On four blocks of Bell Street, which runs east–west through the center of high-rise-dominated Belltown, the city has brought cars and pedestrians literally to the same level in a traffic-calming strategy reminiscent of experiments in Europe.
It's an attempt to bring a badly needed park to a downtown neighborhood with little open space except a community garden and an off-leash area. Seattle Parks collaborated with SDOT to transform sections of Bell Street into a kind of urban park, one that includes movable public seating and private cafe tables. A series of events last summer brought residents out to eat, dance, and play in the ultimate block party.
There are other, slightly less radical ways to adapt current infrastructure to a new, multimodal reality. Take "bus bulbs," which are being tried at several intersections in Seattle. The existing sidewalk and curb bulge out where the conventional parking space meets the crosswalk at intersections.
Parking spaces are lost, at least during commuting hours. But payoffs include a dedicated lane for bikes and bus stops, plus greater safety for pedestrians, who can cross the intersection more quickly — all without asking cars to give up a lane.
The post-highway future
Multimodal infrastructure seems to be the wave of the future. According to a U.S. Public Interest Research Group Education Fund report released in September, Americans as a whole are driving less — with total miles driven still at 2005 levels while per capita miles are down seven percent since that year. This reflects a number of trends, including a growing demand for walkable neighborhoods in Seattle and elsewhere, and more choices for transportation needs.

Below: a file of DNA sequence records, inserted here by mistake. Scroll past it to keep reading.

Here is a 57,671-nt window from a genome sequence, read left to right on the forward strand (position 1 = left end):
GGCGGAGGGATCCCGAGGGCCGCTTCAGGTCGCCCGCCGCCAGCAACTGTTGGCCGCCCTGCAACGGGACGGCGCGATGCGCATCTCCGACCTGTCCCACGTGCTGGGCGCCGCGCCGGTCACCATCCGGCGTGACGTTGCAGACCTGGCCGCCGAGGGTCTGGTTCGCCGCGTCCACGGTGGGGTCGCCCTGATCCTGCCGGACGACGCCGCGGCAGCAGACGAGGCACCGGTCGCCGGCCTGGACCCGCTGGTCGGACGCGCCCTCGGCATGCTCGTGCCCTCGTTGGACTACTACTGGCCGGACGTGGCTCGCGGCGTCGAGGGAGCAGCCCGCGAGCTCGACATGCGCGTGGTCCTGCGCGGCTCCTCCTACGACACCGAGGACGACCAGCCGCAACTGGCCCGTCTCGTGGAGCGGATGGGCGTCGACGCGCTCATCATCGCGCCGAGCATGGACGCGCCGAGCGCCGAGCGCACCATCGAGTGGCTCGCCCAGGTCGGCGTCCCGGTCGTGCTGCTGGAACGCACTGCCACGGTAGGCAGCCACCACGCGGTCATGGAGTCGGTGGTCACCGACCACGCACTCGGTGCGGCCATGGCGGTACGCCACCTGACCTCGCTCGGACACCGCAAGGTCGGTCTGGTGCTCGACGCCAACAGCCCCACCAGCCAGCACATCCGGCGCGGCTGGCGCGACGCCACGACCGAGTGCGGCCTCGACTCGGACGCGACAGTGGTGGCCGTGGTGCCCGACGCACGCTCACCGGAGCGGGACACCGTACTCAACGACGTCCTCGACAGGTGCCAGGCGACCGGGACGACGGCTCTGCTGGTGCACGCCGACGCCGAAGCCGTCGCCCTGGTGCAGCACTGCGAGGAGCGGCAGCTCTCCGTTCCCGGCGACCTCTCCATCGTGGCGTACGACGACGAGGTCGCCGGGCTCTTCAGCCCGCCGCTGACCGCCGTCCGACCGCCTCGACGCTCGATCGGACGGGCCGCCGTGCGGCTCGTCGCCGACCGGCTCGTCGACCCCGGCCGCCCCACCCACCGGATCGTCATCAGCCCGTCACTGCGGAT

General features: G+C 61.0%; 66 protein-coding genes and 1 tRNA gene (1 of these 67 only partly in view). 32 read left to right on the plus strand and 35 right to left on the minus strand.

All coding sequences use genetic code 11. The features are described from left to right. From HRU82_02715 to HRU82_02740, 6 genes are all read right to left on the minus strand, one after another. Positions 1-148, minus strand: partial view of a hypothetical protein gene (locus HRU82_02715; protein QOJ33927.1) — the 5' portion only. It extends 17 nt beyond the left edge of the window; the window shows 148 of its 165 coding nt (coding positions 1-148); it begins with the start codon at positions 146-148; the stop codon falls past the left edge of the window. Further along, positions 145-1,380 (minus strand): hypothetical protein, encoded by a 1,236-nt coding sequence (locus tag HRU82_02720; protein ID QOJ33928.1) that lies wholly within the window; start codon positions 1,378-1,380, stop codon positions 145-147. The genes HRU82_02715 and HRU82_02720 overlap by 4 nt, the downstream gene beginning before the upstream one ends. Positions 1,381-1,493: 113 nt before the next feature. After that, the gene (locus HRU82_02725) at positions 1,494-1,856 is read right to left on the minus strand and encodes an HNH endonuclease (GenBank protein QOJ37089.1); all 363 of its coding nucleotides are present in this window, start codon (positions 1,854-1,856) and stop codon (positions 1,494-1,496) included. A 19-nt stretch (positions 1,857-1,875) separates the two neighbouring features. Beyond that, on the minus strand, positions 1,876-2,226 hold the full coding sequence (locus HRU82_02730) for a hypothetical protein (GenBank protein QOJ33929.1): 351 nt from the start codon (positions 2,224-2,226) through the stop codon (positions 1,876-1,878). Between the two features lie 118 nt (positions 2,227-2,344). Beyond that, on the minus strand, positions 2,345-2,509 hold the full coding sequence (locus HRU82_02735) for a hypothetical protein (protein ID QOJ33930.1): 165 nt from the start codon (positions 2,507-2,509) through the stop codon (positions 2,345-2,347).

The flight out of cities has stopped. In the early 2010s, central cities grew faster than suburbs for the first time in 90 years. It has been shown that highway construction is damaging to the economies and livability of communities in and very near its path.
Federal and state governments continue to spend billions on new roads and highways at the expense of urgently needed road and bridge repairs, improvements in public transportation, and other priorities, according to the PIRG report. But they are also beginning to invest in other modes.
Blake Trask is policy director for Washington Bikes, a statewide cycling advocacy and education organization. "We're seeing an expanded emphasis (on bicycles) at the federal, state, and local levels," he says.
Last summer, the spirit of equity for cyclists extended east across the Cascade Mountains to the "other Washington" — the less urban part of the state. The State Route 20 corridor, which runs from Whidbey and the San Juan Islands to the Washington-Idaho border, became U.S. Bicycle Route 10, a brand new highway designation for a growing class of nonmotorized users. Revisions like shoulder improvements and strategic, parallel trails make it a safe and attractive route for bicycles in good weather.